• MEO • MEO is Middle Earth Orbit is a special orbit that is beyond LEO. • MEO is usually defined as 500 Km – 1000 Km in most literature. However, previously it was defined as high as 10,000 km Introduction to Satellite Communications Presented by Sally Sheridan
  • HEO • HEO is High Earth orbit • HEO is defined as orbit above 1000 km in most literature. It extends to 40,000 km altitude. • Mostly in HEO, the drag effects would be non existent. Hence, HEO will have a more stable orbit free from atmospheric effects, but also it will require much more energy to put there Introduction to Satellite Communications Presented by Sally Sheridan
  • Introduction to Satellite Communications Presented by Sally Sheridan
  • Station Keeping in GEO • Most GEO satellites are required to remain within a box of +/0.05 degrees, so that it can be kept within operational parameters. • Usually with an interval of two weeks, first E-W corrections are made and then after another two weeks N-S corrections are made. Hence, this is repeated monthly to station keep the satellite. Introduction to Satellite Communications Presented by Sally Sheridan
  • Satellite Communication Applications Introduction to Satellite Communications Presented by Sally Sheridan
  • T V . Broadcasting • One of the main uses of communications satellite s is for TV broadcasting. This way, the TV signal can be transmitted to a large geographical region without detailed land transmitters or repeaters. • Also for a live broadcasting, it is best to use a satellite for sending a live signal from anywhere on Earth • DBS is Direct Broadcast Satellite for home viewing systems Introduction to Satellite Communications Presented by Sally Sheridan
  • D B S System • The satellite is the space segment of the DBS (Direct Broadcast System), the Earth segment consists of the satellite dish as well as the LNB (LOW NOISE BLOCK) and the satellite receiver Introduction to Satellite Communications Presented by Sally Sheridan
  • Outdoor Unit of a DBS System • The outdoor unit consists of a receiving antenna and a low noise amplifier / convertor. • For the antenna, parabolic or offset reflector is used. The antenna is designed so that the focus will be in directly front of the reflector • Usually 0.6 m to 1.3 m dishes are enough in the Ku band but for C band 2-3 m recommended Introduction to Satellite Communications Presented by Sally Sheridan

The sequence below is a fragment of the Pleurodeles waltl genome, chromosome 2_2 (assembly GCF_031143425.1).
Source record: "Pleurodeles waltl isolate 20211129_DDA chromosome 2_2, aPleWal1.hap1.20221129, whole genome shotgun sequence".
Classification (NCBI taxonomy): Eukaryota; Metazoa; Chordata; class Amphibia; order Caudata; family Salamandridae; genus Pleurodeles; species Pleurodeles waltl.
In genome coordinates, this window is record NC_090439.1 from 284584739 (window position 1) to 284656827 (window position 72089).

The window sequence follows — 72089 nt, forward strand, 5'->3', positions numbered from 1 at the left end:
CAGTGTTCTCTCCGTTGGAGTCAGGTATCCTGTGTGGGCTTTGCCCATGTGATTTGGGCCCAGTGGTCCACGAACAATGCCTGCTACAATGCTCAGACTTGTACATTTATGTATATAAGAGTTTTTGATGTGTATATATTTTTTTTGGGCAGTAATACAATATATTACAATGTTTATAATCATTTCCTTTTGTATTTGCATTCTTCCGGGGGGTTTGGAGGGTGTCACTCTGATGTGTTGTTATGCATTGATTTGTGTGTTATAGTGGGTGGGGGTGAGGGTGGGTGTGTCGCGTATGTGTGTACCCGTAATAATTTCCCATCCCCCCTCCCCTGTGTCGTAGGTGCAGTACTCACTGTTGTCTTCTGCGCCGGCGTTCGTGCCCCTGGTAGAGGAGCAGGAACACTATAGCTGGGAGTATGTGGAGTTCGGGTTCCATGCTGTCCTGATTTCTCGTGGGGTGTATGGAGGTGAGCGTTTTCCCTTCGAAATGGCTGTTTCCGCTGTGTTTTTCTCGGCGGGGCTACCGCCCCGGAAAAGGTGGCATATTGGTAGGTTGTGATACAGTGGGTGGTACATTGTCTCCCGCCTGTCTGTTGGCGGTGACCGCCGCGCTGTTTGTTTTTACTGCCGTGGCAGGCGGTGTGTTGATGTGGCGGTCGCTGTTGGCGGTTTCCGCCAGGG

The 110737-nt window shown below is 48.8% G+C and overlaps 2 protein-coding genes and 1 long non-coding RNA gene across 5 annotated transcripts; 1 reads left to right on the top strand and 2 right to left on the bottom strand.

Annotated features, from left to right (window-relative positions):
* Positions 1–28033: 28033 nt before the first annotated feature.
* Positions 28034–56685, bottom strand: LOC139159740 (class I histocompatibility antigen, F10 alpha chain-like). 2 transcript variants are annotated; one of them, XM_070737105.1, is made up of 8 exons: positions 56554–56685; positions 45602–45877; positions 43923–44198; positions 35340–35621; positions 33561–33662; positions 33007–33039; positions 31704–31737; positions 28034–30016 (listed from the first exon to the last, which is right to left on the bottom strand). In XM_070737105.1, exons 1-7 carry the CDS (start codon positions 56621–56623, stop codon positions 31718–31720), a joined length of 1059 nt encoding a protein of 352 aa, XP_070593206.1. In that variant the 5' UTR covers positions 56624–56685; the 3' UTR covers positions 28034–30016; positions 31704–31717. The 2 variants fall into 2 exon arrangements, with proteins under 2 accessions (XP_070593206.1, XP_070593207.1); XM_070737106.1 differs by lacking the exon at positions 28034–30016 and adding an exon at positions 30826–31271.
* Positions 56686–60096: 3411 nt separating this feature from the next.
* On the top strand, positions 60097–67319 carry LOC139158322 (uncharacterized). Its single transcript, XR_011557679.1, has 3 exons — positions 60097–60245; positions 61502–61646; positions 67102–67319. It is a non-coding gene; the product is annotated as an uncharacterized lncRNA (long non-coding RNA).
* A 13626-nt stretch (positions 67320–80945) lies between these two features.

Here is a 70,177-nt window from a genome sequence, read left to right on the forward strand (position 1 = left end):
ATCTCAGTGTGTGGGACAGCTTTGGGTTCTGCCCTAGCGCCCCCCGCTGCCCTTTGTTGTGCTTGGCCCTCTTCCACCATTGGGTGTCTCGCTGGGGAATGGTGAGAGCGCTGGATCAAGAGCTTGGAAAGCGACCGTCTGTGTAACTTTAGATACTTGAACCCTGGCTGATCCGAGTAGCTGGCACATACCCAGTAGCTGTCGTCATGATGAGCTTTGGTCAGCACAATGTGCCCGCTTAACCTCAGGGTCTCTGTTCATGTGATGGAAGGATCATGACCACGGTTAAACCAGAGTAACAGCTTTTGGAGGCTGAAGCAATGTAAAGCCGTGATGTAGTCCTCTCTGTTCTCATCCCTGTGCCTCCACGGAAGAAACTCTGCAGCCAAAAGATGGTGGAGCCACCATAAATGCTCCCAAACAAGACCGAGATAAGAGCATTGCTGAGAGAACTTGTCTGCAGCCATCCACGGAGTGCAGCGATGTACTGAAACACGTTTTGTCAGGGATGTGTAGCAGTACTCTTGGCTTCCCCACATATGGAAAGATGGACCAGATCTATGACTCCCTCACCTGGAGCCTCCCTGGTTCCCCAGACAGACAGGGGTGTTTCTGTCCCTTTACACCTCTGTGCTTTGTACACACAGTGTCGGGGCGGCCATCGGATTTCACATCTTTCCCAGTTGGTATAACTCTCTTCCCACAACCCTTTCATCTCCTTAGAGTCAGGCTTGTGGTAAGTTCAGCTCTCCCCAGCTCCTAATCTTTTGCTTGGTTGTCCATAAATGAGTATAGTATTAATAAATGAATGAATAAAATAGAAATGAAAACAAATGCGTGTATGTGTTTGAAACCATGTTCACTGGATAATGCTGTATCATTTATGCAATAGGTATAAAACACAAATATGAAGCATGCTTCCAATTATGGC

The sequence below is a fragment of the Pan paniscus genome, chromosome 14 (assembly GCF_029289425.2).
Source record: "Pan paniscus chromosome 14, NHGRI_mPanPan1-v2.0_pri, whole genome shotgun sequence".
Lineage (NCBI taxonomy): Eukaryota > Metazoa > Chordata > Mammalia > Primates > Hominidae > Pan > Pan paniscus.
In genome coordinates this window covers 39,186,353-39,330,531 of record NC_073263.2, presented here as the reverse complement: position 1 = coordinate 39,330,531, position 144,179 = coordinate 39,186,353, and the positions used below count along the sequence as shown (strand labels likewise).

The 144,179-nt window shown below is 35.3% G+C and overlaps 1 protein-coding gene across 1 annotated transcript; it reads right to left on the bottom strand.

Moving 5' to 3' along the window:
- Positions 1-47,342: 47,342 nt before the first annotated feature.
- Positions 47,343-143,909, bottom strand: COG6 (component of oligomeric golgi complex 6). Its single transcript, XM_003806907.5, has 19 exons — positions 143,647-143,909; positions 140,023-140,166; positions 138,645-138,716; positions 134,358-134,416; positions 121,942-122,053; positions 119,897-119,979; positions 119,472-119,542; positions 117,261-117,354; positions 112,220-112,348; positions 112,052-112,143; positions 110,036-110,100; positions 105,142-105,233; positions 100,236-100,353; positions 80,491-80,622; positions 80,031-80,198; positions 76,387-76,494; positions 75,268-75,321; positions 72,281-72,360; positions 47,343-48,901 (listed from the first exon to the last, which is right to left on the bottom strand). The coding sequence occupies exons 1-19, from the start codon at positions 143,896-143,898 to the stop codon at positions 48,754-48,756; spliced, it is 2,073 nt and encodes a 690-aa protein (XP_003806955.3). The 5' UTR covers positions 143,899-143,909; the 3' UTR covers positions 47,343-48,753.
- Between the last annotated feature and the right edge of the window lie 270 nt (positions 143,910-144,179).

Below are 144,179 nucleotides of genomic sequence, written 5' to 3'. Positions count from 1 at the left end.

• Outdoor Unit of a DBS System (LNB) • LNB is the Low Noise Block which is the combination unit consisting of a low noise amplifier followed by a convertor. • The LNB provides gain for the broadband 12 Ghz signal and then converts the signal to a lower frequency range so that low cost coaxial cable can be used as feeder to the indoor unit Introduction to Satellite Communications Presented by Sally Sheridan
  • Indoor Unit • The indoor unit consists of coaxial cabling as well as the satellite DBS receiver. • It will demodulate the signals and convert it into a form applicable for TV (PAL/SECAM/NTSC) Introduction to Satellite Communications Presented by Sally Sheridan
  • Bit Rates and Compression for Broadcasting TV Signals via Satellite • Before transmission, all broadcasting signals must be converted to digital, compressed and time division multiplexed signals. • The compressed bit rate and hence the number of channels depends on the type of the program material. • Talk shows where there is little movement require the lowest bit rate, while sports channels with lots of movement requires larger bit rates. Introduction to Satellite Communications Presented by Sally Sheridan